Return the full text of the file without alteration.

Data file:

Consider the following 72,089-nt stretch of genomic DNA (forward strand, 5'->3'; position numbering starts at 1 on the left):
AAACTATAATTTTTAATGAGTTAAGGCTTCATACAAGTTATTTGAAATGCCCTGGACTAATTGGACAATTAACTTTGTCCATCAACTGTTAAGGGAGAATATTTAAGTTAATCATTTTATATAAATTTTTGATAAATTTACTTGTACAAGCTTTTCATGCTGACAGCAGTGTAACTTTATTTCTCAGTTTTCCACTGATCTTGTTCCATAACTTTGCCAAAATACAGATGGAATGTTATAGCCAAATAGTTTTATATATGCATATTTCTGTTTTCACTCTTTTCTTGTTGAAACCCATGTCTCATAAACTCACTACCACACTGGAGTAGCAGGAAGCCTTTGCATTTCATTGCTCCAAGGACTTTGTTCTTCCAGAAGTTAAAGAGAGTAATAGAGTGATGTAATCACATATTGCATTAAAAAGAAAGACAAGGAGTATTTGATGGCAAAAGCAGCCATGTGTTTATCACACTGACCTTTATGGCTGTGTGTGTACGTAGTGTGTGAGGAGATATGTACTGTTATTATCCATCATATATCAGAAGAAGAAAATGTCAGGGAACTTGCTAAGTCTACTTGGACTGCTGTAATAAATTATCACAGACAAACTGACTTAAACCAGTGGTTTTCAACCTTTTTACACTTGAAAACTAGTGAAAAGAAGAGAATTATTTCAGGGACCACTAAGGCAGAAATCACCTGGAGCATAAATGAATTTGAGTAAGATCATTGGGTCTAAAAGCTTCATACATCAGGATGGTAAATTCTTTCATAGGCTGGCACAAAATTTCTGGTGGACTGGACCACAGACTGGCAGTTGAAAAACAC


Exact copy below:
Consider the following 72,089-nt stretch of genomic DNA (forward strand, 5'->3'; position numbering starts at 1 on the left):
AAACTATAATTTTTAATGAGTTAAGGCTTCATACAAGTTATTTGAAATGCCCTGGACTAATTGGACAATTAACTTTGTCCATCAACTGTTAAGGGAGAATATTTAAGTTAATCATTTTATATAAATTTTTGATAAATTTACTTGTACAAGCTTTTCATGCTGACAGCAGTGTAACTTTATTTCTCAGTTTTCCACTGATCTTGTTCCATAACTTTGCCAAAATACAGATGGAATGTTATAGCCAAATAGTTTTATATATGCATATTTCTGTTTTCACTCTTTTCTTGTTGAAACCCATGTCTCATAAACTCACTACCACACTGGAGTAGCAGGAAGCCTTTGCATTTCATTGCTCCAAGGACTTTGTTCTTCCAGAAGTTAAAGAGAGTAATAGAGTGATGTAATCACATATTGCATTAAAAAGAAAGACAAGGAGTATTTGATGGCAAAAGCAGCCATGTGTTTATCACACTGACCTTTATGGCTGTGTGTGTACGTAGTGTGTGAGGAGATATGTACTGTTATTATCCATCATATATCAGAAGAAGAAAATGTCAGGGAACTTGCTAAGTCTACTTGGACTGCTGTAATAAATTATCACAGACAAACTGACTTAAACCAGTGGTTTTCAACCTTTTTACACTTGAAAACTAGTGAAAAGAAGAGAATTATTTCAGGGACCACTAAGGCAGAAATCACCTGGAGCATAAATGAATTTGAGTAAGATCATTGGGTCTAAAAGCTTCATACATCAGGATGGTAAATTCTTTCATAGGCTGGCACAAAATTTCTGGTGGACTGGACCACAGACTGGCAGTTGAAAAACAC